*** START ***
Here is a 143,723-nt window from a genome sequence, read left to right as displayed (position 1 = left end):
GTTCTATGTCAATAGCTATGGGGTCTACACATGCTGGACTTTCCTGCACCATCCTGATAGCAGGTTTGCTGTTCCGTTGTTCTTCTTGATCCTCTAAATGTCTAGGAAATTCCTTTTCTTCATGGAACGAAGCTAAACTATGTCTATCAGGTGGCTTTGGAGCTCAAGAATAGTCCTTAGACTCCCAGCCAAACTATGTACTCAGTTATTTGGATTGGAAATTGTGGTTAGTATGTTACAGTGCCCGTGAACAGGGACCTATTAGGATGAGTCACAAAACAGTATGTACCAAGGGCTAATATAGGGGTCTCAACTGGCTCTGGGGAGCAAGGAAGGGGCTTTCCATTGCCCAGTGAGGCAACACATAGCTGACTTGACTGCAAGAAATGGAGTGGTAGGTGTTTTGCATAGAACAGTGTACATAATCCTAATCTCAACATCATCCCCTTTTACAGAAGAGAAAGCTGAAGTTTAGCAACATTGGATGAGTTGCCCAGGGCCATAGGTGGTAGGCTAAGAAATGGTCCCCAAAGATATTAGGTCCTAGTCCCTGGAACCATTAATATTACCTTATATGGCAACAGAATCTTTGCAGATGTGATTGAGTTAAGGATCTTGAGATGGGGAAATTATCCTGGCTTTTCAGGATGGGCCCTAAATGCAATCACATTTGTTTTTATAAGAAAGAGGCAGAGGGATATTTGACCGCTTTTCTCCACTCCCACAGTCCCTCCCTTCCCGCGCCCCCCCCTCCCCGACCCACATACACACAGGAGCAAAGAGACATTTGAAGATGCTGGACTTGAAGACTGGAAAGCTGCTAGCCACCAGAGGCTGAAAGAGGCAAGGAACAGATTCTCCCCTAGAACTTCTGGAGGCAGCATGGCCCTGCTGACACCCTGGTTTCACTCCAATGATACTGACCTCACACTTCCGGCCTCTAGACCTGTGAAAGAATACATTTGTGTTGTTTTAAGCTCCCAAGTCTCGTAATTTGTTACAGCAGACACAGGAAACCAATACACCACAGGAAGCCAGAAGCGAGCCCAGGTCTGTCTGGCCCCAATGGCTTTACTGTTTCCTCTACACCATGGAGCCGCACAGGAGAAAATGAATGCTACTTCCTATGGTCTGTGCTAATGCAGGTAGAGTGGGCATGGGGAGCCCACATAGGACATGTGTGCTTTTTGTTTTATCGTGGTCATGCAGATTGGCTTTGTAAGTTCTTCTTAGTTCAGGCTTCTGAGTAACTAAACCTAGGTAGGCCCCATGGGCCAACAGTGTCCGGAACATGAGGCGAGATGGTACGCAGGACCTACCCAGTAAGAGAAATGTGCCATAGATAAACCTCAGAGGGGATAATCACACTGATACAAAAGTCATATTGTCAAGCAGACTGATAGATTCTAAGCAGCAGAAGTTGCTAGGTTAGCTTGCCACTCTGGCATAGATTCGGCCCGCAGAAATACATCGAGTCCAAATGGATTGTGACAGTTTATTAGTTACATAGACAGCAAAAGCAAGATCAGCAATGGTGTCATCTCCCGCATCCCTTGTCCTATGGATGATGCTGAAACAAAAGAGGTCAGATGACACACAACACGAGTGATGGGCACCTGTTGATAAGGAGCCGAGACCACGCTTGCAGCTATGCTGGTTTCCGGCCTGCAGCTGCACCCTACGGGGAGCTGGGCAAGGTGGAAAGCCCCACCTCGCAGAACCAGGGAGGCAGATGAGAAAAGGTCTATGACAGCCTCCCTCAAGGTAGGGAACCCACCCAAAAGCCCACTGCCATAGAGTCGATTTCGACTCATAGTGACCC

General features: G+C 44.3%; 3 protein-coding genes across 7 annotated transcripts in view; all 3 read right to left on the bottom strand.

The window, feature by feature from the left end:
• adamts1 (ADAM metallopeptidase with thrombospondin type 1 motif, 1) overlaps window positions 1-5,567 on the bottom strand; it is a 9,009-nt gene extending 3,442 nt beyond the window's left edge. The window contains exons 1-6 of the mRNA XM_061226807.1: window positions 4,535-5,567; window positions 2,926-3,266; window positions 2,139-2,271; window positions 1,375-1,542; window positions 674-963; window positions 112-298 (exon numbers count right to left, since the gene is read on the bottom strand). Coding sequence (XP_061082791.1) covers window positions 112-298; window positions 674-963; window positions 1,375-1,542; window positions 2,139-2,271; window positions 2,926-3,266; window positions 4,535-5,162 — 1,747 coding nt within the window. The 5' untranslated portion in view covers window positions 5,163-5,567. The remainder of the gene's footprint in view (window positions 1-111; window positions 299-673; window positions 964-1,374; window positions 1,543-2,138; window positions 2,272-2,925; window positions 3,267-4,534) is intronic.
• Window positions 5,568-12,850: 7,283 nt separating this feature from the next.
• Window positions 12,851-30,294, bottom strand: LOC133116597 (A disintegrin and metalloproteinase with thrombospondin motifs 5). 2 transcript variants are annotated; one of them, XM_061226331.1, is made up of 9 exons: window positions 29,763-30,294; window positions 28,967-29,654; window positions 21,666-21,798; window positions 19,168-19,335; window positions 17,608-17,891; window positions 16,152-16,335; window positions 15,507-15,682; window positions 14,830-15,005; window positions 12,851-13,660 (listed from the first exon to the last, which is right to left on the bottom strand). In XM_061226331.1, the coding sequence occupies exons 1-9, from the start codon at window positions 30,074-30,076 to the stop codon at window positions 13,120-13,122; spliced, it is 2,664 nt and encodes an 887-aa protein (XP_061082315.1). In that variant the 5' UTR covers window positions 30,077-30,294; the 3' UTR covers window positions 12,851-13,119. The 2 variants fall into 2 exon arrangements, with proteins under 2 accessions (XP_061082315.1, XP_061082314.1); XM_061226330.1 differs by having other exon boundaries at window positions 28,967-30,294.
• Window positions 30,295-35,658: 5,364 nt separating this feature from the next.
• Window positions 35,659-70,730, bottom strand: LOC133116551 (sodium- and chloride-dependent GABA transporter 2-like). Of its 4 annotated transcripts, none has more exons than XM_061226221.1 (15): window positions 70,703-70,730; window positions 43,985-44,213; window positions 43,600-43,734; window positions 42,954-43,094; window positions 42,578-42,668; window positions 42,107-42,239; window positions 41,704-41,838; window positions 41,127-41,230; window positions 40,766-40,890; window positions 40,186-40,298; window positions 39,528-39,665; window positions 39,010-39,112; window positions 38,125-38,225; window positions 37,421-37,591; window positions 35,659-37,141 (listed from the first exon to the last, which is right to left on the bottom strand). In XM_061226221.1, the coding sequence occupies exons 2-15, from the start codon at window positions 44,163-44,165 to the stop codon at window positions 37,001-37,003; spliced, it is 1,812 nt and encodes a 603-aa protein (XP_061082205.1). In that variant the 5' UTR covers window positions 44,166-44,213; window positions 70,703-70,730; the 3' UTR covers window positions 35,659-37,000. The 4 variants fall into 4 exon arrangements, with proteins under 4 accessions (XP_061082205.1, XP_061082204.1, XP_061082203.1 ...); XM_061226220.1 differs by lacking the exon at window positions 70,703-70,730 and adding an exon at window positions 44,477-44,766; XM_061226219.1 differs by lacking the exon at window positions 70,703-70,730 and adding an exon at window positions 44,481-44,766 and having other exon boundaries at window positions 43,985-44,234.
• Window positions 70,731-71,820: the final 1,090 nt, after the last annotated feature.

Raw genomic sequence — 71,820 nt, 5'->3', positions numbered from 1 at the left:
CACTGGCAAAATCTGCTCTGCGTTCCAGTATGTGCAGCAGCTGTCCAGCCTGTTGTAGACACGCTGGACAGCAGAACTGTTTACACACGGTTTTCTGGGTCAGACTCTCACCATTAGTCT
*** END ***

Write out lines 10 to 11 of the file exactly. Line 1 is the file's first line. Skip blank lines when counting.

• Window positions 70,731-71,820: the final 1,090 nt, after the last annotated feature.

Raw genomic sequence — 71,820 nt, 5'->3', positions numbered from 1 at the left: